Beth Fritzinger | Design EditorArts & Entertainment
War and peace: Reality-inspired play offers opportunity for Congolese community to unite
Growing up in a country of war is like growing up an orphan.
It’s the insatiable desire for the love of a parent, unquenchable due to the circumstances surrounding the child.
This is how Cyprien Mihigo described childhood in the Congo. Mihigo is a Congolese refugee, and leader of the Congolese community in Syracuse.
Mihigo is the head dramaturg and creator of “Cry for Peace,” a documentary-style play about Congolese refugees living in Syracuse. The world premiere of the show, after years of rewrites and workshops, will be Friday at the Syracuse Stage.
Mihigo’s passion for peace in the Congo has been unwavering since his move to the United States. His concern for the genocide still occurring in his home country, where many of his extended kin still reside, is potent in his tone.
“Parents cannot provide for their children,” Mihigo said. “That’s the color of a child of war.”
Mihigo explains the trials and tribulations faced by those in the Congo, and he’s tragically well-versed on the subject. He talks about the economic strife, the rape of Congolese women and the perpetual danger faced by locals across the region.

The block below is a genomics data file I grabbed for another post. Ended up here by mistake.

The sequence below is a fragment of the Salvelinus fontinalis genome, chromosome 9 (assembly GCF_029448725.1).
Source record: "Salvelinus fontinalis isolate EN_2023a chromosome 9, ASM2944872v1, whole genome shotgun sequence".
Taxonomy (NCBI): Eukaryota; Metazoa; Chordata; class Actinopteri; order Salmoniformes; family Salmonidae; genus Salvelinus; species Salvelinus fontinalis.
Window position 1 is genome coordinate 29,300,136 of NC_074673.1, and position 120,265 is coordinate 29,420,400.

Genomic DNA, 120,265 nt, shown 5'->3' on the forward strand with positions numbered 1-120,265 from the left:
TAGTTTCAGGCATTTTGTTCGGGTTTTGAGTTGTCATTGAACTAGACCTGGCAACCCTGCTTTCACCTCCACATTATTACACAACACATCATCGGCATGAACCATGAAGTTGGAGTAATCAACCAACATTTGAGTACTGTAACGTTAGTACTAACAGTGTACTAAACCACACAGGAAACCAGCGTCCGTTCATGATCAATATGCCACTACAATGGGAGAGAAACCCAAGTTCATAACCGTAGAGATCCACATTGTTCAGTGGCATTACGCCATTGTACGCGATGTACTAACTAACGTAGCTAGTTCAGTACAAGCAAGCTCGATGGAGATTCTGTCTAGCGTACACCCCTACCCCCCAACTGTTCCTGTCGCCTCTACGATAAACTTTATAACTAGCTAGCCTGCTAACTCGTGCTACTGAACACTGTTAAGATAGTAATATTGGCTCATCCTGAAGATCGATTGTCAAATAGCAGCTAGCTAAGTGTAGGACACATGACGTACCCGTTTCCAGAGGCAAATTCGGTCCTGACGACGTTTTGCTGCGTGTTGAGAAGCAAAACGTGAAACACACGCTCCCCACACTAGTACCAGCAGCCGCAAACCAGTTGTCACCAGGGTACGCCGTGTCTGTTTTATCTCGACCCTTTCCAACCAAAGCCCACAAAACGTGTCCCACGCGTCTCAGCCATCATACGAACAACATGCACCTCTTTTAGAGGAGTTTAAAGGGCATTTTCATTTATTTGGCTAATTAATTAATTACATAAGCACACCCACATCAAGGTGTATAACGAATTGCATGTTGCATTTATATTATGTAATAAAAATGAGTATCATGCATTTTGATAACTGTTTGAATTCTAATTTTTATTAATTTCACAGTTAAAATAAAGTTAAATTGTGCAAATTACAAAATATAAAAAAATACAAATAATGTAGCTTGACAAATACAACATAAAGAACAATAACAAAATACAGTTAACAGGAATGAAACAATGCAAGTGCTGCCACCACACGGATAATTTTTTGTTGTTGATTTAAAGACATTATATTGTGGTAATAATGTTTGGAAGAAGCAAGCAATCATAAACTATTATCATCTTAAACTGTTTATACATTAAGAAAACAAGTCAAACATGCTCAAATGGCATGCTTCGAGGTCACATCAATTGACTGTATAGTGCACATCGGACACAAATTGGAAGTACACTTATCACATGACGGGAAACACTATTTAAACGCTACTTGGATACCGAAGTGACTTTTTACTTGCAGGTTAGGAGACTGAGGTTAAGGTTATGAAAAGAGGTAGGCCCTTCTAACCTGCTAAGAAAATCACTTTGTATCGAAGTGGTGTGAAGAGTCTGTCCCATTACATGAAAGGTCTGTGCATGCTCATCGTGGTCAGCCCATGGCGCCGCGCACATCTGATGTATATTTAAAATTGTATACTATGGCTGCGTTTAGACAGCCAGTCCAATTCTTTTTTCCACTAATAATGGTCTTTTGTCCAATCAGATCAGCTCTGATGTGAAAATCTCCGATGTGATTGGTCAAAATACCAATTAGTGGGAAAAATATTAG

He talked about the greed exhibited by those using Congolese territory as a forum for hunting for minerals, exploiting and killing millions of citizens in their wake.
This greed is exhibited in one scene of “Cry for Peace,” where cast members Kambale Syaghuswa and Emmanuel Ndeze banter back and forth, discussing the violence and maliciousness that goes into being a “boy soldier” in the Congo. At one point, they discussed a scene one of the men witnessed, where he saw children fighting over common fruit.
“Sometimes they kill each other over an avocado,” Syaghuswa said. “When there are millions of avocados.”
Offstage, Mihigo goes on, providing details about the tumultuous relationship between Rwanda and the Congo, and the disruption caused in his country when Hutu refugees from Rwanda had to flee to the Congo.
During his time at SU, Mihigo remembers hearing Paul Rusesabagina speak at Hendricks Chapel. Rusesabagina is a survivor from Rwandan genocide who is the inspiration for the plot of Academy Award-winner “Hotel Rwanda.” Mihigo, a 2007 alumnus, noted the way that “Hotel Rwanda” served as a tool to tell the story of a vicious genocide.
But it told the story of the past. Congolese genocide is very much in the present.
And to tell the story of an ongoing tragedy takes an altogether different process. Mihigo knew that the story must be told, and that people must be reached and informed about the situation in the Congo, but uniting the Congolese refugees in the Syracuse area presented an unusual challenge.